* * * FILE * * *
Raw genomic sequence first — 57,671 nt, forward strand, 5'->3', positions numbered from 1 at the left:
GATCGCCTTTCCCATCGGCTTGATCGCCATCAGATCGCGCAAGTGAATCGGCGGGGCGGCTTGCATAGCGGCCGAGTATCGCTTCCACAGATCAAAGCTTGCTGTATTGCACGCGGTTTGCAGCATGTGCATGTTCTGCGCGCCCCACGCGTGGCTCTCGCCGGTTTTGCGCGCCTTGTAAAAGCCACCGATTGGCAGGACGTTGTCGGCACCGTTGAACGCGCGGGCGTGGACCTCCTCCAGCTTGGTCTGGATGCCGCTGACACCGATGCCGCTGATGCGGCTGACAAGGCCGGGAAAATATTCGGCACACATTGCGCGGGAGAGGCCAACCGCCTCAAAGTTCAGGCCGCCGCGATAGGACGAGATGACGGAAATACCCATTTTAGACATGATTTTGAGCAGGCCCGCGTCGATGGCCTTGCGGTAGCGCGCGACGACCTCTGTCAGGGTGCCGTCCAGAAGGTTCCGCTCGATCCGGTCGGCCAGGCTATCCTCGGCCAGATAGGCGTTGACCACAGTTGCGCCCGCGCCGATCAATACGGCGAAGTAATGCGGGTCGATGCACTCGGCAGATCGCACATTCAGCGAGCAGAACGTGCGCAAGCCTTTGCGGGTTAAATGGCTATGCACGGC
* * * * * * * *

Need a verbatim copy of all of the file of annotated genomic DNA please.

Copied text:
Raw genomic sequence first — 57,671 nt, forward strand, 5'->3', positions numbered from 1 at the left:
GATCGCCTTTCCCATCGGCTTGATCGCCATCAGATCGCGCAAGTGAATCGGCGGGGCGGCTTGCATAGCGGCCGAGTATCGCTTCCACAGATCAAAGCTTGCTGTATTGCACGCGGTTTGCAGCATGTGCATGTTCTGCGCGCCCCACGCGTGGCTCTCGCCGGTTTTGCGCGCCTTGTAAAAGCCACCGATTGGCAGGACGTTGTCGGCACCGTTGAACGCGCGGGCGTGGACCTCCTCCAGCTTGGTCTGGATGCCGCTGACACCGATGCCGCTGATGCGGCTGACAAGGCCGGGAAAATATTCGGCACACATTGCGCGGGAGAGGCCAACCGCCTCAAAGTTCAGGCCGCCGCGATAGGACGAGATGACGGAAATACCCATTTTAGACATGATTTTGAGCAGGCCCGCGTCGATGGCCTTGCGGTAGCGCGCGACGACCTCTGTCAGGGTGCCGTCCAGAAGGTTCCGCTCGATCCGGTCGGCCAGGCTATCCTCGGCCAGATAGGCGTTGACCACAGTTGCGCCCGCGCCGATCAATACGGCGAAGTAATGCGGGTCGATGCACTCGGCAGATCGCACATTCAGCGAGCAGAACGTGCGCAAGCCTTTGCGGGTTAAATGGCTATGCACGGC